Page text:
House Democrats announce climate plan to rival Green New Deal with 2050 goal

House Democrats announce climate plan to rival Green New Deal with 2050 goal
© Greg Nash

House Democrats announced plans Tuesday to craft a new climate proposal to rival the Green New Deal by achieving net-zero greenhouse gas emissions by 2050.

“All of this demands leadership at the federal level,” said Rep. Frank Pallone Jr.Frank Joseph PalloneOvernight Health Care — Presented by Johnson & Johnson – House progressives may try to block vote on Pelosi drug bill | McConnell, Grassley at odds over Trump-backed drug pricing bill | Lawmakers close to deal on surprise medical bills Key negotiator says deal close on surprise medical bills legislation House Democrat presses Google executives for answers on handling of health data MORE (D-N.J.), chairman of the House Energy and Commerce Committee, at a press conference. “This is an ambitious goal, I don’t want to suggest that it isn’t, and there are a lot of different ways of dealing with it.”

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Democrats say they will develop a plan by the end of the year to reach that goal and will hold a number of hearings and meetings with business leaders and environmentalists.

The competing plan highlights the rift with the party’s more progressive wing, which has rallied around the Green New Deal and its goal of a carbon-free economy by 2030.

Pallone and other Democratic members of the Energy and Commerce Committee said their plan would be more concrete than the Green New Deal.

“We can do any kind of whimsical thing but we have to do this in a way that includes conversations with stakeholders, their buy-in and their involvement in a consensus bill,” said Rep. Paul TonkoPaul David TonkoDemocrats unveil first bill toward goal of net-zero emissions by 2050 House committee advances sweeping legislation to battle 'forever chemicals' Overnight Energy: Trump officials suspend oil, gas production on Utah plots after lawsuit | California bucks Trump on lightbulb rollback | Scientists join Dems in panning EPA's 'secret science' rule MORE (D-N.Y.), who helped the committee settle on the 2050 timeline and will lead many of the hearings that will inform an eventual bill.

The lawmakers characterized 2050 as a point of no return, after which the country will be unable to avoid the catastrophic consequences of climate change. Progressives contend the country needs to reduce emissions by 2030 in order to mitigate the effects of climate change.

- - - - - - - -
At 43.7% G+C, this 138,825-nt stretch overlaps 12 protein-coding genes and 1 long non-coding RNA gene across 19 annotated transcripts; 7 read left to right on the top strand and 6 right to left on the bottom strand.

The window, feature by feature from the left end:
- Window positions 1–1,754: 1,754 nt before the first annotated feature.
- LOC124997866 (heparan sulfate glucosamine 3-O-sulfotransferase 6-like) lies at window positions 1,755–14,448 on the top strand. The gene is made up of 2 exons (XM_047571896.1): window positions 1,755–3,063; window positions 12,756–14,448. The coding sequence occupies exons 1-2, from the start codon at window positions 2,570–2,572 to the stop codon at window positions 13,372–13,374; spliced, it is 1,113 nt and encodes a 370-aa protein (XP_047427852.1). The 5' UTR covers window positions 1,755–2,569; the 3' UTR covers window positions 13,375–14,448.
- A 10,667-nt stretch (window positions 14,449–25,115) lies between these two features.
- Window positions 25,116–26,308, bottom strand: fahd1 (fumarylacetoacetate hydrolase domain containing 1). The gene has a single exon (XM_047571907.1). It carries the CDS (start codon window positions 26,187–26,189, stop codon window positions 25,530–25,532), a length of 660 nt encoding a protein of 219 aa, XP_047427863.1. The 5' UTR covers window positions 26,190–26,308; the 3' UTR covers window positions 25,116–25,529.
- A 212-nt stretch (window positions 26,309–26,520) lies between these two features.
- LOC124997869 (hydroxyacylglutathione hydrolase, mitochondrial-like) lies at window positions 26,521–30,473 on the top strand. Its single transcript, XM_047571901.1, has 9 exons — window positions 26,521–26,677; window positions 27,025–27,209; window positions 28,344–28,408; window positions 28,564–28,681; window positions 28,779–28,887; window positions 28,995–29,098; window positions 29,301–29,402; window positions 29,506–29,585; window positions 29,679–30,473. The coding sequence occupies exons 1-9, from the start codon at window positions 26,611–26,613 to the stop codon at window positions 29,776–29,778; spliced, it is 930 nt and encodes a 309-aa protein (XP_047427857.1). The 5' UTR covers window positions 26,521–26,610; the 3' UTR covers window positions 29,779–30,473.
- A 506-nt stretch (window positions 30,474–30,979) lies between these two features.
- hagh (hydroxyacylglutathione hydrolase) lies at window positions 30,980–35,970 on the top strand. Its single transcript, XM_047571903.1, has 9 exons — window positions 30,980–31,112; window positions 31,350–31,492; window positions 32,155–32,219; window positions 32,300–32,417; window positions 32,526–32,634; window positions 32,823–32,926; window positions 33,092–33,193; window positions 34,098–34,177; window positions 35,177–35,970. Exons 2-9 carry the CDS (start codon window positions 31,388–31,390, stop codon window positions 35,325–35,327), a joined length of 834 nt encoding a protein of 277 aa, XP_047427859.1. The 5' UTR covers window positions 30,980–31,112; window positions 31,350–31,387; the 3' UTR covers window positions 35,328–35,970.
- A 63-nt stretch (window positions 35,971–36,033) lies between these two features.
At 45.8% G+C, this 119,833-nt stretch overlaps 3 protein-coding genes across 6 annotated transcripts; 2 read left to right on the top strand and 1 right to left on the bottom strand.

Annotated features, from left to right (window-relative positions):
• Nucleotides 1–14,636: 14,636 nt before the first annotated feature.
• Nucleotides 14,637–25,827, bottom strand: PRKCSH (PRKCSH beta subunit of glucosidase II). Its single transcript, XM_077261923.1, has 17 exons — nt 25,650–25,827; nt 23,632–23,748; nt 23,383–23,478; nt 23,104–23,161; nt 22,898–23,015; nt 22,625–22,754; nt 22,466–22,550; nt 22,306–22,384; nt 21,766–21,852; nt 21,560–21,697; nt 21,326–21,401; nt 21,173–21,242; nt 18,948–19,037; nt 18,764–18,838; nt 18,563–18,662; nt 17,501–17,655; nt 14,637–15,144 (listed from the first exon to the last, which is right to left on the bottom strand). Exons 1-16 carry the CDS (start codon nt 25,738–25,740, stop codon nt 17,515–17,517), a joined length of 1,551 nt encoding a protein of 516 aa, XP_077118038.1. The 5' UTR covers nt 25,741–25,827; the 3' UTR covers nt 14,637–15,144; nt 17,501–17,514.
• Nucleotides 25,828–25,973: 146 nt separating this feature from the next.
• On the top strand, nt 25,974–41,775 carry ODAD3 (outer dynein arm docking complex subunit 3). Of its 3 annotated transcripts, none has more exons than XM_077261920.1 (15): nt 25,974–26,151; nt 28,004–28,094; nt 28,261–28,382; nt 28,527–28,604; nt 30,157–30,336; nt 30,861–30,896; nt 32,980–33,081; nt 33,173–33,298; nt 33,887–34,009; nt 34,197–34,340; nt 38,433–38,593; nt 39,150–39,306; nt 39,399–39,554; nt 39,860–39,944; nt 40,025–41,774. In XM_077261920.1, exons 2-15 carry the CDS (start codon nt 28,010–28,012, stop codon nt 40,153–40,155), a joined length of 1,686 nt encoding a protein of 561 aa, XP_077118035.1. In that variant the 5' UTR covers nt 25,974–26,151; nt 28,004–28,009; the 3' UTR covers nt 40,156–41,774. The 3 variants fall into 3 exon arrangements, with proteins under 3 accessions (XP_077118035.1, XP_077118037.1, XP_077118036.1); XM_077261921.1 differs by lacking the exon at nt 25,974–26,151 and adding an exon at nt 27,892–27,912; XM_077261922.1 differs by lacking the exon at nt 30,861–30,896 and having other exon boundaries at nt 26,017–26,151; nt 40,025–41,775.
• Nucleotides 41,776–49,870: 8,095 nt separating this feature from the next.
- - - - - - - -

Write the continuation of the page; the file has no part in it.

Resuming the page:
Rep. Alexandria Ocasio-CortezAlexandria Ocasio-CortezSanders, Omar to hit campaign trail in New Hampshire Ocasio-Cortez: 'Won't you look at that: Amazon is coming to NYC anyway' House approves two-state resolution in implicit rebuke of Trump MORE (D-N.Y.), who sponsored the Green New Deal, has criticized plans from other Democrats that did not strive to meet the earlier timeline.

“Personally, I think we need to have more aggressive timelines than that to be honest,” she told The Hill in April of presidential hopeful Beto O’Rourke’s climate plan, which strives for net-zero greenhouse gas emissions by 2050.

“I think that the science and the IPCC [report] shows exactly what we need, and our legislation needs to be in line with that,” she added, referring to the climate assessment from the Intergovernmental Panel on Climate Change.

Pallone acknowledged the challenge of getting the party’s more progressive wing on board but said getting the majority of Democrats on board would be key.

“We want a united front. I think it’s fair for me to say right now that does not exist,” he told reporters.

Energy and Commerce members were tight-lipped about what might be included in the proposal, saying it will be crafted through months of conversations.

Tonko said Democrats need to craft a ready-to-go bill, should a Democrat defeat President TrumpDonald John TrumpPence: It's not a "foregone conclusion" that lawmakers impeach Trump FBI identifies Pensacola shooter as Saudi Royal Saudi Air Force second lieutenant Trump calls Warren 'Pocahontas,' knocks wealth tax MORE next year, and stressed the importance of going through a process to develop legislation.

“The importance here of that is to make certain that all concerns are taken to mind and heart and that we come up with the best consensus,” he said. “Without that you don’t have the support to get it through the House, perhaps, and certainly not through the Senate.”

Some environmental groups were critical of the announcement.

“Pallone and Democratic leaders are right that this is a crisis. But by setting a goal of achieving net zero emissions by 2050 here in the United States, they’re not acting like it,” the Sunrise Movement, a youth climate group and one of the backers of the Green New Deal, said in a statement. “To set a low goal that is misaligned with what science demands out of the gate is irresponsible, and bargaining against our future.”

Updated at 4:45 p.m.